NL 2120: Pioneering Nature-Based Solutions for a Resilient and Aesthetic Future

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In a symposium on Nature-Based Solutions for Ecosystem Restoration hosted by the Dutch Caribbean Nature Alliance and Fundacion Parke Nacional Aruba, Dr. Lawrence Jones-Walters of Wageningen University highlighted the NL 2120 initiative. This visionary approach emphasizes collaborative efforts to combat climate change, especially crucial for the vulnerable Netherlands.

Dr. Jones-Walters introduced the NL 2120 initiative, a visionary approach aimed at transforming the Netherlands by 2120. This initiative envisions a landscape already dealing with the consequences of climate change, such as increased land underwater, and emphasizes the need to integrate Nature-Based Solutions to mitigate these impacts. An example presented was the use of an open mud flat versus a concrete wall to control flood water. Although both will help divert water, only the mud flat provides aesthetic value (increased nature area) while also delivering ecosystem services, sequester carbon, and contribute to biodiversity conservation.

The success of the NL 2120 initiative lies in its ability to capture the popular imagination. By engaging with stakeholders from various sectors, Dr. Jones-Walters and his team have worked to generate public awareness and interest. The initiative has already received substantial media coverage, emphasizing the importance of Nature-Based Solutions at the highest levels, such as the G7’s commitment to becoming nature-positive by 2030.


Scaling Up: The Role of Partnerships

Dr. Jones-Walters stressed that partnerships are essential for addressing complex, interconnected challenges. Nature-Based Solutions require collaboration across sectors and stakeholders. By working together, stakeholders can tap into resources, share knowledge, and develop flexible, resilient solutions.

Keys to Success

Dr. Jones-Walters outlined key lessons learned from the NL 2120 initiative and subsequent projects:

Imagine a Big Idea: Long-term, visionary thinking is crucial for tackling environmental challenges.

Take a Holistic Approach: Nature-Based Solutions should be integrated across sectors, with the environment sector as a stakeholder rather than a standalone entity.

Effective Communication: Tailor communication strategies to different stakeholders, ensuring that the message resonates with diverse audiences, including ministers, business leaders, and the public.

Adaptability and Collaboration: Remain flexible, open to change, and willing to collaborate with other sectors to achieve common goals.

Invest in Partnerships: Building and sustaining partnerships require time, energy, and a new skill set. Develop the ability to moderate and facilitate discussions involving diverse stakeholders.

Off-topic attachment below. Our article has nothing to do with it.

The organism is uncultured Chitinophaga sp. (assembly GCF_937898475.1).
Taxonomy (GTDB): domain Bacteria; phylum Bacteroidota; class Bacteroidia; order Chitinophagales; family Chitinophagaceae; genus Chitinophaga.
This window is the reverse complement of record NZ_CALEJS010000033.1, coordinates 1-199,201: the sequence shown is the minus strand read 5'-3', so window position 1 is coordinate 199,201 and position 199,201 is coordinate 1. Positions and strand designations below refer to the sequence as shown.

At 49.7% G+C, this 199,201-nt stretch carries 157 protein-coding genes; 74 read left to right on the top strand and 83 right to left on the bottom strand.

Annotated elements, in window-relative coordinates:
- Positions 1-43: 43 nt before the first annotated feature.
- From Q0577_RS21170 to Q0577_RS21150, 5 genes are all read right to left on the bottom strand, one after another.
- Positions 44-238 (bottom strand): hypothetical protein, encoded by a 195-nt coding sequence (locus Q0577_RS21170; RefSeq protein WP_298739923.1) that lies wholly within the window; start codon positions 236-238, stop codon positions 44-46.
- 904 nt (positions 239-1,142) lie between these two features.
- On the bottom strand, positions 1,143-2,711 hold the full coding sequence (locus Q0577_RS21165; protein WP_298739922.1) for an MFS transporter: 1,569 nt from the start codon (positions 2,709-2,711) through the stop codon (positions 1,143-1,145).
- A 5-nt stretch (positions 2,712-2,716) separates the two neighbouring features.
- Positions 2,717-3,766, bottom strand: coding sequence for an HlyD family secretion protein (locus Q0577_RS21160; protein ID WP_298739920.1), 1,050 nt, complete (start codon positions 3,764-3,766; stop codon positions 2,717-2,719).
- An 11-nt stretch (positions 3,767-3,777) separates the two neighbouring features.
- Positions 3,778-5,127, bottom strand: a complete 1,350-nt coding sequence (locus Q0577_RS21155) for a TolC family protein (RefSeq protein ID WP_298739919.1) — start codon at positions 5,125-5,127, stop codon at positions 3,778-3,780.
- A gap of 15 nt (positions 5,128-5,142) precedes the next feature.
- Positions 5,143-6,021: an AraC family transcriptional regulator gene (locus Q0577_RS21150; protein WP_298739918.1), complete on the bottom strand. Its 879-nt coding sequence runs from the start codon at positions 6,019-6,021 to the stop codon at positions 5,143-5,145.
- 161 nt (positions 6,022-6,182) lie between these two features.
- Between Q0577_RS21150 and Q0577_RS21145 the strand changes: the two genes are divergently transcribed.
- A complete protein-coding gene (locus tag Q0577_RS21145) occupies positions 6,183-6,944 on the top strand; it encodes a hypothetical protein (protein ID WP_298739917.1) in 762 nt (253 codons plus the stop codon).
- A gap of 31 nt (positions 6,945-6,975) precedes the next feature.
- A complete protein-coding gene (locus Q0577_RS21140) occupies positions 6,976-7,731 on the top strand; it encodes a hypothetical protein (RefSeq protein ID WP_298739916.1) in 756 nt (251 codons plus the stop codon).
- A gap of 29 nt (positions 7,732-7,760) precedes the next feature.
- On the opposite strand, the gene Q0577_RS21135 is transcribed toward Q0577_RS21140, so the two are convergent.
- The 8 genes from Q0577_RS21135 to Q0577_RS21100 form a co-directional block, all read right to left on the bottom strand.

Collective Imagination: Harness the power of collective imagination for innovative and sustainable solutions.

Conclusion: The Cost of Inaction

Dr. Lawrence Jones Walters concluded by urging stakeholders to consider the cost of doing nothing. As Dutch islands present their unique offerings, it is imperative to act now to sustain these assets for future generations. The investment made in preserving the environment and the benefits of taking action far outweigh the consequences of inaction. In the face of environmental challenges, inclusive partnerships and nature-based solutions offer a viable and sustainable path to a better future.

To watch the full video of Dr. Jones-Walter’s presentation, please see below:

Videos of the other presentations will be shared with you weekly. To (re-)watch the Zoom-recording of the symposium, please see below:



DCNA extends its gratitude towards the sponsors; Milton Harms Fonds in collaboration with Prins Bernhard Cultuurfonds Caribisch Gebied, Aruba Tourism Authority, VNO Ministerie van Binnenlandse Zaken en Koninkrijksrelaties, Grant Thornton, Dutch Postcode Lottery, and Pelican Adventure, for contributing to the symposium and supporting an environment of collaboration and progress, exemplifying the power of partnership in driving positive ecological change.

The Dutch Caribbean Nature Alliance (DCNA) was established in 2005 and represents a quintessentially Caribbean approach to nature conservation. In a highly fragmented region, the DCNA recognizes that the conservation challenges are simply too big for one organization or one island to face alone. On Aruba, Bonaire, Curaçao, Saba, St. Eustatius, and St. Maarten this truth was acknowledged and in response, the DCNA was formed, an organization with a singular voice to reflect a united effort to safeguard nature throughout the region. The DCNA believes that together we will be better able to find solutions to face these common threats. Built from the bottom up, the DCNA is a true grassroots organization, which has been able to weave together an active conservation network of autonomous organizations spanning the Dutch Caribbean.

Learn more about the DCNA by following the DCNA on social media via Facebook (Dutch Caribbean Nature Alliance), Instagram (DCNAnature), LinkedIn (Dutch Caribbean Nature Alliance), and visiting ​their website.

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